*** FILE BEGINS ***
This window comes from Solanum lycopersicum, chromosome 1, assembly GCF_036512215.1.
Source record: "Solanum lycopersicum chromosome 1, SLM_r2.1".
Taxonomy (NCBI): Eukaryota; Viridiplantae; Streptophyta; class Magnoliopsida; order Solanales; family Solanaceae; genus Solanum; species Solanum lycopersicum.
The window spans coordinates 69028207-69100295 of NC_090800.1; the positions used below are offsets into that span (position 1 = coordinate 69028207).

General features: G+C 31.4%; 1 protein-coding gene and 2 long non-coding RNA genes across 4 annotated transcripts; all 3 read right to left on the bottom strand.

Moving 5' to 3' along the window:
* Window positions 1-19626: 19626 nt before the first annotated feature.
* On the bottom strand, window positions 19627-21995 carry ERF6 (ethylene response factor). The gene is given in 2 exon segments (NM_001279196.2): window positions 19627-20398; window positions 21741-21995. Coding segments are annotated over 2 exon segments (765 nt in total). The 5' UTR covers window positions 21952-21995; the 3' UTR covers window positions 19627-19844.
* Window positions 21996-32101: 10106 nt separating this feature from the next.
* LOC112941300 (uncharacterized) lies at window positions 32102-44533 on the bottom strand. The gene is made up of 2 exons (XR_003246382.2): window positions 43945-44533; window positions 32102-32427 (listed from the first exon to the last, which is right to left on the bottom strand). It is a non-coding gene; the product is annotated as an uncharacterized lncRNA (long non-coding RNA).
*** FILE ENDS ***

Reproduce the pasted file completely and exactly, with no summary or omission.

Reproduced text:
This window comes from Solanum lycopersicum, chromosome 1, assembly GCF_036512215.1.
Source record: "Solanum lycopersicum chromosome 1, SLM_r2.1".
Taxonomy (NCBI): Eukaryota; Viridiplantae; Streptophyta; class Magnoliopsida; order Solanales; family Solanaceae; genus Solanum; species Solanum lycopersicum.
The window spans coordinates 69028207-69100295 of NC_090800.1; the positions used below are offsets into that span (position 1 = coordinate 69028207).

General features: G+C 31.4%; 1 protein-coding gene and 2 long non-coding RNA genes across 4 annotated transcripts; all 3 read right to left on the bottom strand.

Moving 5' to 3' along the window:
* Window positions 1-19626: 19626 nt before the first annotated feature.
* On the bottom strand, window positions 19627-21995 carry ERF6 (ethylene response factor). The gene is given in 2 exon segments (NM_001279196.2): window positions 19627-20398; window positions 21741-21995. Coding segments are annotated over 2 exon segments (765 nt in total). The 5' UTR covers window positions 21952-21995; the 3' UTR covers window positions 19627-19844.
* Window positions 21996-32101: 10106 nt separating this feature from the next.
* LOC112941300 (uncharacterized) lies at window positions 32102-44533 on the bottom strand. The gene is made up of 2 exons (XR_003246382.2): window positions 43945-44533; window positions 32102-32427 (listed from the first exon to the last, which is right to left on the bottom strand). It is a non-coding gene; the product is annotated as an uncharacterized lncRNA (long non-coding RNA).